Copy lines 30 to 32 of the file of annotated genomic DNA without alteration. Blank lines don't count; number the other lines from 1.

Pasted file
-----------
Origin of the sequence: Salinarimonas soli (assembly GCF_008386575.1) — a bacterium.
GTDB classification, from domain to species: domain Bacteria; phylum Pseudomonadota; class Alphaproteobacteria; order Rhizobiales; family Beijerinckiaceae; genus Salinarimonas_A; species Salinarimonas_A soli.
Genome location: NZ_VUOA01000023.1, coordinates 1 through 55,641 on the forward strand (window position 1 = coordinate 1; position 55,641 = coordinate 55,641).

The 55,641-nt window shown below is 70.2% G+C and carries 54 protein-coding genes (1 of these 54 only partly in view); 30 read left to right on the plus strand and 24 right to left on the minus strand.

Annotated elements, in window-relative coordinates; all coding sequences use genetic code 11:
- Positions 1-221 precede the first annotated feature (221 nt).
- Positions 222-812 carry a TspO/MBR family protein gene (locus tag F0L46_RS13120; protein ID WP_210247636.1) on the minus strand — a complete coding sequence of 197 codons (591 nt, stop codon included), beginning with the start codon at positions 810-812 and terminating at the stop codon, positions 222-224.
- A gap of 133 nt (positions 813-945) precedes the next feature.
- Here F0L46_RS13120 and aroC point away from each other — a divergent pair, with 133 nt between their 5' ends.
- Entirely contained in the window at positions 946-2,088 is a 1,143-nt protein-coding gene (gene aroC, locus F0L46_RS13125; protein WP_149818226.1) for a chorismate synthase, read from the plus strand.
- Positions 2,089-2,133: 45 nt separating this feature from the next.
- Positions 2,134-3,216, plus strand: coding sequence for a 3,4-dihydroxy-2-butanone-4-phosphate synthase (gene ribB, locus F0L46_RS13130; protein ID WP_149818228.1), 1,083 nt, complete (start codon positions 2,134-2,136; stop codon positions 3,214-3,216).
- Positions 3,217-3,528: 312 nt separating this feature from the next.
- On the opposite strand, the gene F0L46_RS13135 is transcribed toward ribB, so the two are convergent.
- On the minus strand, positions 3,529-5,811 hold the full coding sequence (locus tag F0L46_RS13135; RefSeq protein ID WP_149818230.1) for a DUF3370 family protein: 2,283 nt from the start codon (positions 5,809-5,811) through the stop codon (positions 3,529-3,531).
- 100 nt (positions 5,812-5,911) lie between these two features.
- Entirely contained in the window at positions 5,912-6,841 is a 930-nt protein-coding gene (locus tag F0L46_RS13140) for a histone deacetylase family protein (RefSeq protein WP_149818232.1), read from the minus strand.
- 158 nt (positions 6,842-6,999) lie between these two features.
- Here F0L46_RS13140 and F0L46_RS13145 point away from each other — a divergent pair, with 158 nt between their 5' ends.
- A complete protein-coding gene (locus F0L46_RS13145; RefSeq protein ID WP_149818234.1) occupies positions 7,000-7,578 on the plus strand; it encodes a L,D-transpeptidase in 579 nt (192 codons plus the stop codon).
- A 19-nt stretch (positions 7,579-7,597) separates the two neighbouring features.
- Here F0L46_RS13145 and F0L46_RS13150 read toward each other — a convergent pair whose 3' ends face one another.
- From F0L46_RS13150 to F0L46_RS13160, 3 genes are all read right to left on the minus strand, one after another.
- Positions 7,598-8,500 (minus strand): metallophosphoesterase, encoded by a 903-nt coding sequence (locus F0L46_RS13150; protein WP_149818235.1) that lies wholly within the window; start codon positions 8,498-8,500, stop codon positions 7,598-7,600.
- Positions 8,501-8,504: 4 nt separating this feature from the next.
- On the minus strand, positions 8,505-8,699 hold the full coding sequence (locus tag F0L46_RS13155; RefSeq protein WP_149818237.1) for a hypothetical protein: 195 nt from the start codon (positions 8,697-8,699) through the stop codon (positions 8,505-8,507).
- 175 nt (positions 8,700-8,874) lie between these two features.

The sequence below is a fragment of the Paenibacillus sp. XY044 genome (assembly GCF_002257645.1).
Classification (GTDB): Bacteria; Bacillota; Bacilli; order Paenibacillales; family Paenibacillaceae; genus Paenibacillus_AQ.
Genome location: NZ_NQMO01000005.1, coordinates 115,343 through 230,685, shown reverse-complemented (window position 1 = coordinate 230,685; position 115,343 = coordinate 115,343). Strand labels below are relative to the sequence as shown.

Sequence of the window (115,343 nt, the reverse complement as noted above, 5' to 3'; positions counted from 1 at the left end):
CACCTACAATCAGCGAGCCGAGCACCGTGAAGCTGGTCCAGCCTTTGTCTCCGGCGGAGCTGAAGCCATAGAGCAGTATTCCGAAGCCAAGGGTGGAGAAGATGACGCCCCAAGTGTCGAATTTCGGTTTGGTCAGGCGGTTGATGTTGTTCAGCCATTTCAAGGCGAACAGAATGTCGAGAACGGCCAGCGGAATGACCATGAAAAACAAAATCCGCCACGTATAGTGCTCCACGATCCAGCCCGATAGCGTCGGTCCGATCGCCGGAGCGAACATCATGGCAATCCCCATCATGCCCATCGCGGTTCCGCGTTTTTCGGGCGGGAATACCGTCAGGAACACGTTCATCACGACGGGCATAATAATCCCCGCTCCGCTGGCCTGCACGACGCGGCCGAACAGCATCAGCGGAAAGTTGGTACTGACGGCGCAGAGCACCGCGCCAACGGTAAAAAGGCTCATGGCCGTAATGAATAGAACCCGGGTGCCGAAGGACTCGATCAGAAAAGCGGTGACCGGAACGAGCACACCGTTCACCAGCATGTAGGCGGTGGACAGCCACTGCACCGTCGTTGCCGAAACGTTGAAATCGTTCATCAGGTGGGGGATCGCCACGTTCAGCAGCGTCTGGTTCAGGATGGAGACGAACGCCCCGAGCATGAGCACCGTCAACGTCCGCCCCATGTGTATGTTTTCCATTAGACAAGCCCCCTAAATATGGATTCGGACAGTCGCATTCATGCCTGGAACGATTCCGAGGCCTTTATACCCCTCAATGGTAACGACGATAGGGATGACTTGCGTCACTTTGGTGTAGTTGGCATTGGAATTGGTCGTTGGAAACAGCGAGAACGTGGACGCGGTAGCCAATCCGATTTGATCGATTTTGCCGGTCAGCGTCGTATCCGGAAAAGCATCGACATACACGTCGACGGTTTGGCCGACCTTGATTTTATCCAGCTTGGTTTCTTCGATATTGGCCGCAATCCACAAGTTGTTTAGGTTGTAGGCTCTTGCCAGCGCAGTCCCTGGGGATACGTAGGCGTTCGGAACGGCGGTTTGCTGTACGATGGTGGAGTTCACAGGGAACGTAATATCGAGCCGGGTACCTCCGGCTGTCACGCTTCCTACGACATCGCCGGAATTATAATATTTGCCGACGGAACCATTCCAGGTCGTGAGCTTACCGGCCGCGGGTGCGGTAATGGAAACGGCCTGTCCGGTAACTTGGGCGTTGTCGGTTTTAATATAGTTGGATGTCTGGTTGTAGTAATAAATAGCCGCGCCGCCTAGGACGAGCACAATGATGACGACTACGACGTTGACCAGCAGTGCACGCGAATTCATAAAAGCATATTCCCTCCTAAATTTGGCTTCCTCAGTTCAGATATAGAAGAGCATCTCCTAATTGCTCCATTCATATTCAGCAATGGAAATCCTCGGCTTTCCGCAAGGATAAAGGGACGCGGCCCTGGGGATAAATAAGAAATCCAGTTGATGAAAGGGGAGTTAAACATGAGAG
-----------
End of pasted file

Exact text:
Genome location: NZ_NQMO01000005.1, coordinates 115,343 through 230,685, shown reverse-complemented (window position 1 = coordinate 230,685; position 115,343 = coordinate 115,343). Strand labels below are relative to the sequence as shown.

Sequence of the window (115,343 nt, the reverse complement as noted above, 5' to 3'; positions counted from 1 at the left end):
CACCTACAATCAGCGAGCCGAGCACCGTGAAGCTGGTCCAGCCTTTGTCTCCGGCGGAGCTGAAGCCATAGAGCAGTATTCCGAAGCCAAGGGTGGAGAAGATGACGCCCCAAGTGTCGAATTTCGGTTTGGTCAGGCGGTTGATGTTGTTCAGCCATTTCAAGGCGAACAGAATGTCGAGAACGGCCAGCGGAATGACCATGAAAAACAAAATCCGCCACGTATAGTGCTCCACGATCCAGCCCGATAGCGTCGGTCCGATCGCCGGAGCGAACATCATGGCAATCCCCATCATGCCCATCGCGGTTCCGCGTTTTTCGGGCGGGAATACCGTCAGGAACACGTTCATCACGACGGGCATAATAATCCCCGCTCCGCTGGCCTGCACGACGCGGCCGAACAGCATCAGCGGAAAGTTGGTACTGACGGCGCAGAGCACCGCGCCAACGGTAAAAAGGCTCATGGCCGTAATGAATAGAACCCGGGTGCCGAAGGACTCGATCAGAAAAGCGGTGACCGGAACGAGCACACCGTTCACCAGCATGTAGGCGGTGGACAGCCACTGCACCGTCGTTGCCGAAACGTTGAAATCGTTCATCAGGTGGGGGATCGCCACGTTCAGCAGCGTCTGGTTCAGGATGGAGACGAACGCCCCGAGCATGAGCACCGTCAACGTCCGCCCCATGTGTATGTTTTCCATTAGACAAGCCCCCTAAATATGGATTCGGACAGTCGCATTCATGCCTGGAACGATTCCGAGGCCTTTATACCCCTCAATGGTAACGACGATAGGGATGACTTGCGTCACTTTGGTGTAGTTGGCATTGGAATTGGTCGTTGGAAACAGCGAGAACGTGGACGCGGTAGCCAATCCGATTTGATCGATTTTGCCGGTCAGCGTCGTATCCGGAAAAGCATCGACATACACGTCGACGGTTTGGCCGACCTTGATTTTATCCAGCTTGGTTTCTTCGATATTGGCCGCAATCCACAAGTTGTTTAGGTTGTAGGCTCTTGCCAGCGCAGTCCCTGGGGATACGTAGGCGTTCGGAACGGCGGTTTGCTGTACGATGGTGGAGTTCACAGGGAACGTAATATCGAGCCGGGTACCTCCGGCTGTCACGCTTCCTACGACATCGCCGGAATTATAATATTTGCCGACGGAACCATTCCAGGTCGTGAGCTTACCGGCCGCGGGTGCGGTAATGGAAACGGCCTGTCCGGTAACTTGGGCGTTGTCGGTTTTAATATAGTTGGATGTCTGGTTGTAGTAATAAATAGCCGCGCCGCCTAGGACGAGCACAATGATGACGACTACGACGTTGACCAGCAGTGCACGCGAATTCATAAAAGCATATTCCCTCCTAAATTTGGCTTCCTCAGTTCAGATATAGAAGAGCATCTCCTAATTGCTCCATTCATATTCAGCAATGGAAATCCTCGGCTTTCCGCAAGGATAAAGGGACGCGGCCCTGGGGATAAATAAGAAATCCAGTTGATGAAAGGGGAGTTAAACATGAGAG